Raytheon, in partnership with Northrop Grumman Corporation, has secured a follow-on contract from the Defense Advanced Research Projects Agency (DARPA) to advance air-breathing hypersonic systems.

This agreement will enable the development and flight testing of additional Hypersonic Air-breathing Weapon Concept (HAWC) vehicles, offering expanded capabilities and enhanced system validation.

Leveraging insights gained from previous successful HAWC flight tests, the Raytheon-led team is committed to creating a hypersonic system to meet the needs of warfighters.

According to GlobalData’s “The Global Missiles & Missile Defense Systems Market 2022-2032” report, Raytheon Technologies is the leading MMDS supplier in North America. The company will capture 24.9% of the MMDS market in North America, with an anticipated revenue share of $34.7bn over 2022–32.

Colin Whelan, President of Advanced Technology for Raytheon, emphasized the importance of the program, stating, “Continuing this important program will expand our knowledge of hypersonic flight and allow us to deliver the critical capability our warfighters need.”

By building upon the data and lessons learned from earlier stages, the team aims to enhance the operational relevance and design of the weapon concept. This effort involves integrating manufacturing improvements into the existing HAWC design, conducting additional flight tests to expand the system’s operating envelope, and validating performance models.

The advancements will directly benefit the US Air Force’s Hypersonic Attack Cruise Missile (HACM), as the airframe and engine designs are closely aligned.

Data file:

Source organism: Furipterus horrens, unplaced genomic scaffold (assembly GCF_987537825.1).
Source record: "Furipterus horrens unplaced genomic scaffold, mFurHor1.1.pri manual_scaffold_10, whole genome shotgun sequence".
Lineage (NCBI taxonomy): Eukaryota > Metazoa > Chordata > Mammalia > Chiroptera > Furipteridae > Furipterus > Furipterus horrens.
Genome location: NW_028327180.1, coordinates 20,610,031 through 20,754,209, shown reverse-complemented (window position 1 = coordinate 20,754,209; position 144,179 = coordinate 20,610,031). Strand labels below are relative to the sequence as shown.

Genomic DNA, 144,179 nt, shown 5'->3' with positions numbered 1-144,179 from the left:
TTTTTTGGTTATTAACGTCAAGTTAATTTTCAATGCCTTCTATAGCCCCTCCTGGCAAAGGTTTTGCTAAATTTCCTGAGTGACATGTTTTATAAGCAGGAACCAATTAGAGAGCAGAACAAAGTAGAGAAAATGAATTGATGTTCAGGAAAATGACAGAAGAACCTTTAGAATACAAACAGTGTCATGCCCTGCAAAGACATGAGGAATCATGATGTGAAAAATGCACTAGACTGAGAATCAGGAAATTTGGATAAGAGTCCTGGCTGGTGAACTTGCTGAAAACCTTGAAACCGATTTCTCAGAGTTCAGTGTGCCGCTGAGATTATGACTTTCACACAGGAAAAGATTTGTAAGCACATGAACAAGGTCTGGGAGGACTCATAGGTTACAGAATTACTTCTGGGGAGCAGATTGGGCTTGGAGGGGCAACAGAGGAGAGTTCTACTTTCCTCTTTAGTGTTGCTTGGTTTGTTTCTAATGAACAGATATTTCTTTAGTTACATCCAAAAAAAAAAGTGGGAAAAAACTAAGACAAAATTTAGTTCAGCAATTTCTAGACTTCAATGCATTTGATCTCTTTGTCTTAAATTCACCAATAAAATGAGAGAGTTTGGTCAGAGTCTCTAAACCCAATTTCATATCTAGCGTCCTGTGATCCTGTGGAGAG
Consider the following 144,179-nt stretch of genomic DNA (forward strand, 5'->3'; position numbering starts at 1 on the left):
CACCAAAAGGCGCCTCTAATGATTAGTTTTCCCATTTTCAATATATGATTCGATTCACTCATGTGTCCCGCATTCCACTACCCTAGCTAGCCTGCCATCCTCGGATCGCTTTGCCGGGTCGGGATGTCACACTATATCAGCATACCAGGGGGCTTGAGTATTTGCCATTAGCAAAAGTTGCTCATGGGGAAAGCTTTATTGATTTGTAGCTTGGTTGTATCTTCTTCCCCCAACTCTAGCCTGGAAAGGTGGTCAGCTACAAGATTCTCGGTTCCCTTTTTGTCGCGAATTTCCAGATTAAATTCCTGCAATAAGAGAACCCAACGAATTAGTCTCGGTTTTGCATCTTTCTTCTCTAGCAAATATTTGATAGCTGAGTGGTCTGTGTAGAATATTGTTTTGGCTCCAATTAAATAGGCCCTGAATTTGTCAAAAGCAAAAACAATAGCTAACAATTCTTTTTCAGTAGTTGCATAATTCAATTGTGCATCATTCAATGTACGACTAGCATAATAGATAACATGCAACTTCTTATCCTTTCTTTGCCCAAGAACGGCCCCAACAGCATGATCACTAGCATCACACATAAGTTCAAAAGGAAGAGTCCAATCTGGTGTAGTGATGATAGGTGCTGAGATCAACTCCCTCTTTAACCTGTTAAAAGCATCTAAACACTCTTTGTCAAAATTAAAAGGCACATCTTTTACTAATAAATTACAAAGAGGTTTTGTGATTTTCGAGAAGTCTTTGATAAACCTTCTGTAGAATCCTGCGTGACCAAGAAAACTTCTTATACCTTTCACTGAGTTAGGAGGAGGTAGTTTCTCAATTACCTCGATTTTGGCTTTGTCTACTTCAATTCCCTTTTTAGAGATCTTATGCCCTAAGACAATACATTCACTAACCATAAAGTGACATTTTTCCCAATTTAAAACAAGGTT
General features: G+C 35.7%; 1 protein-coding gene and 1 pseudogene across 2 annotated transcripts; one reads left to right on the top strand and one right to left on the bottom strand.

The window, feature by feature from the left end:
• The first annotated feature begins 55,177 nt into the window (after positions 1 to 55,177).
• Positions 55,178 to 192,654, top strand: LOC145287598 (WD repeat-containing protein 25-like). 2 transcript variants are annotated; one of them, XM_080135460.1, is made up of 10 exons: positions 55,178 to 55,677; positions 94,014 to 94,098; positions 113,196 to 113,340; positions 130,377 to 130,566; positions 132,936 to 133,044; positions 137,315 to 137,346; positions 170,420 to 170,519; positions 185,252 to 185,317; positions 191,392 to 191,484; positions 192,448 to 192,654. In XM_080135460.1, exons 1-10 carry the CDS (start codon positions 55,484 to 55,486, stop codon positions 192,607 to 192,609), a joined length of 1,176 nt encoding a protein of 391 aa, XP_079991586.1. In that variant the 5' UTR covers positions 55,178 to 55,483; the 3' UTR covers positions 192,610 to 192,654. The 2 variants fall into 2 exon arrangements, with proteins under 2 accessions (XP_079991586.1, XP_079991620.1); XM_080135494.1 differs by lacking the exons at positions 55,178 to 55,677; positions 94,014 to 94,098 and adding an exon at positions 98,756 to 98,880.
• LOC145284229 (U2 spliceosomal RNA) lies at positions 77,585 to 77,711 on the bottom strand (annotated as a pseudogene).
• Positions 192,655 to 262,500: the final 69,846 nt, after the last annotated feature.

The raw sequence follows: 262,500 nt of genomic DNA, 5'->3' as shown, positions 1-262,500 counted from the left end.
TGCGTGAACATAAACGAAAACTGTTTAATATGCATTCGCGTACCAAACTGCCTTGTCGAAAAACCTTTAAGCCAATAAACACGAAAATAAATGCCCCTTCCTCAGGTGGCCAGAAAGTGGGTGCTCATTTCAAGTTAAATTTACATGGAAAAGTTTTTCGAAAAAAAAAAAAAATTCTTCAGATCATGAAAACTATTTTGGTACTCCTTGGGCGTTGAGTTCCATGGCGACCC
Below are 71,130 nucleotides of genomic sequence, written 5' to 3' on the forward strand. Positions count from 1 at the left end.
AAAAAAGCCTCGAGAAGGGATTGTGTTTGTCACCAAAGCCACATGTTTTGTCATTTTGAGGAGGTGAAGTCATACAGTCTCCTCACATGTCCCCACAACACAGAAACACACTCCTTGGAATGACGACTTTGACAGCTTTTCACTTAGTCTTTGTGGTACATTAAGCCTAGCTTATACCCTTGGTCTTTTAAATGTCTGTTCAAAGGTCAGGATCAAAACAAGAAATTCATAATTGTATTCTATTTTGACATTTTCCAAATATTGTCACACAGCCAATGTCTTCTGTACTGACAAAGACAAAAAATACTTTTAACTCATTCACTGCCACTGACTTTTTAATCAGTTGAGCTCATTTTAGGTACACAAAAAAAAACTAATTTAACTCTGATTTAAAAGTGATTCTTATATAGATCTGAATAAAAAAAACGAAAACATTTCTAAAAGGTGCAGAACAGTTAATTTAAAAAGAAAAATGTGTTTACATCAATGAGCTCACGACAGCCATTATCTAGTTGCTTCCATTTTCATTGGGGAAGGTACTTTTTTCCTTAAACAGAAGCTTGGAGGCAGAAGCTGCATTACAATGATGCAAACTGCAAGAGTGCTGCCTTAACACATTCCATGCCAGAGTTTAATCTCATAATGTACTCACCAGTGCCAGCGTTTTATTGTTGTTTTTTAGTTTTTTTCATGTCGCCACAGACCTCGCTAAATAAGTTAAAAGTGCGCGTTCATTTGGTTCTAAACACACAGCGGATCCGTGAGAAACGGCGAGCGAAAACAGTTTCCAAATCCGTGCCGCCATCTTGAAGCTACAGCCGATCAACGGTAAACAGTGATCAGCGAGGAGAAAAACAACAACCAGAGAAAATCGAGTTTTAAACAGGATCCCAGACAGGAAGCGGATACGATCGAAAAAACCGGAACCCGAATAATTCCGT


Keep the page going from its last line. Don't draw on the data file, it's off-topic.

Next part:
The US, alongside Russia and China, is progressing in developing hypersonic weapons. The US is competing with both these states to develop both weaponry and the necessary protection against hypersonics, according to GlobalData’s “US Defence Market 2022-2027” report.

The US, UK, and Australia agreed in 2022 to strengthen defence innovation collaboration and expand the scope of information sharing on hypersonic weapons.

Dan Olson, General Manager and Vice President of Weapons Systems at Northrop Grumman, highlighted the role of the HAWC follow-on contract in their newly established Hypersonics Capability Center in Elkton, Maryland.

“Our factory of the future will seamlessly transition our validated propulsion system design into an operationally ready system to support further flight testing,” Olson explained. This signifies a step toward operationalizing the hypersonic technologies developed by the partnership.

Raytheon and Northrop Grumman have been strategic partners since 2013 and formalized their collaboration in 2019 to jointly develop, produce, and integrate Northrop Grumman’s scramjet engines into Raytheon’s air-breathing hypersonic weapons. Their combined efforts resulted in the selection of the team to develop HACM, a weapon system, in September 2022.

Furthermore, completing multiple HAWC operational prototype system flight tests has demonstrated the accuracy of digital engineering concepts bolstered by real-world flight data in predicting and enhancing system performance.

The continued collaboration between Raytheon and Northrop Grumman, fortified by the awarded follow-on contract, looks to advance hypersonic technology further.